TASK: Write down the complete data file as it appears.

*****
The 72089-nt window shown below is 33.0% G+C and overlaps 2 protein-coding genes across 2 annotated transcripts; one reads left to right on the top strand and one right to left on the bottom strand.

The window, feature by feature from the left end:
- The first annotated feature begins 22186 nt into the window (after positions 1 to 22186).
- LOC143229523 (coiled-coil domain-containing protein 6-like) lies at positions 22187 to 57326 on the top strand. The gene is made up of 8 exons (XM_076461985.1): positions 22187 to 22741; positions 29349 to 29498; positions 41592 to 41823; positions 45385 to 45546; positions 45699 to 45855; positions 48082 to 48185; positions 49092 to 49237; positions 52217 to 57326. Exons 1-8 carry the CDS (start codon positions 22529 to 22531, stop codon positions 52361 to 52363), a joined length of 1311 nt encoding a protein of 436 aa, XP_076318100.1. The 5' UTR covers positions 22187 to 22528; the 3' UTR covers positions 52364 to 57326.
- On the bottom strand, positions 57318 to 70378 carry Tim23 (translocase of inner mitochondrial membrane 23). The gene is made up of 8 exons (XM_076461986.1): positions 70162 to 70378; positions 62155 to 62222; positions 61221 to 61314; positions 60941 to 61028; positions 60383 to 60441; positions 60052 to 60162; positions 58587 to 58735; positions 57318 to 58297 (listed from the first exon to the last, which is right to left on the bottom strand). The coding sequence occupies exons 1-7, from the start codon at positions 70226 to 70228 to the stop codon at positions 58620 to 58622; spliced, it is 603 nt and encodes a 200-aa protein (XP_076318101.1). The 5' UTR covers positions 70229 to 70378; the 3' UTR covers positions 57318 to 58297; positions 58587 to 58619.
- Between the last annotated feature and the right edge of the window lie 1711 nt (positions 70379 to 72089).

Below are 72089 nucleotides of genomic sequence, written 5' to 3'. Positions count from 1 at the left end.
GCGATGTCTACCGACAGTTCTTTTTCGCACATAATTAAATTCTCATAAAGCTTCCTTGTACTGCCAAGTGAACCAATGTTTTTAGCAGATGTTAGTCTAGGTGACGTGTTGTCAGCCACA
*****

The 72089-nt window shown below is 33.0% G+C and overlaps 2 protein-coding genes across 2 annotated transcripts; one reads left to right on the top strand and one right to left on the bottom strand.

The window, feature by feature from the left end:
- The first annotated feature begins 22186 nt into the window (after positions 1 to 22186).
- LOC143229523 (coiled-coil domain-containing protein 6-like) lies at positions 22187 to 57326 on the top strand. The gene is made up of 8 exons (XM_076461985.1): positions 22187 to 22741; positions 29349 to 29498; positions 41592 to 41823; positions 45385 to 45546; positions 45699 to 45855; positions 48082 to 48185; positions 49092 to 49237; positions 52217 to 57326. Exons 1-8 carry the CDS (start codon positions 22529 to 22531, stop codon positions 52361 to 52363), a joined length of 1311 nt encoding a protein of 436 aa, XP_076318100.1. The 5' UTR covers positions 22187 to 22528; the 3' UTR covers positions 52364 to 57326.
- On the bottom strand, positions 57318 to 70378 carry Tim23 (translocase of inner mitochondrial membrane 23). The gene is made up of 8 exons (XM_076461986.1): positions 70162 to 70378; positions 62155 to 62222; positions 61221 to 61314; positions 60941 to 61028; positions 60383 to 60441; positions 60052 to 60162; positions 58587 to 58735; positions 57318 to 58297 (listed from the first exon to the last, which is right to left on the bottom strand). The coding sequence occupies exons 1-7, from the start codon at positions 70226 to 70228 to the stop codon at positions 58620 to 58622; spliced, it is 603 nt and encodes a 200-aa protein (XP_076318101.1). The 5' UTR covers positions 70229 to 70378; the 3' UTR covers positions 57318 to 58297; positions 58587 to 58619.
- Between the last annotated feature and the right edge of the window lie 1711 nt (positions 70379 to 72089).

Below are 72089 nucleotides of genomic sequence, written 5' to 3'. Positions count from 1 at the left end.
GCGATGTCTACCGACAGTTCTTTTTCGCACATAATTAAATTCTCATAAAGCTTCCTTGTACTGCCAAGTGAACCAATGTTTTTAGCAGATGTTAGTCTAGGTGACGTGTTGTCAGCCACA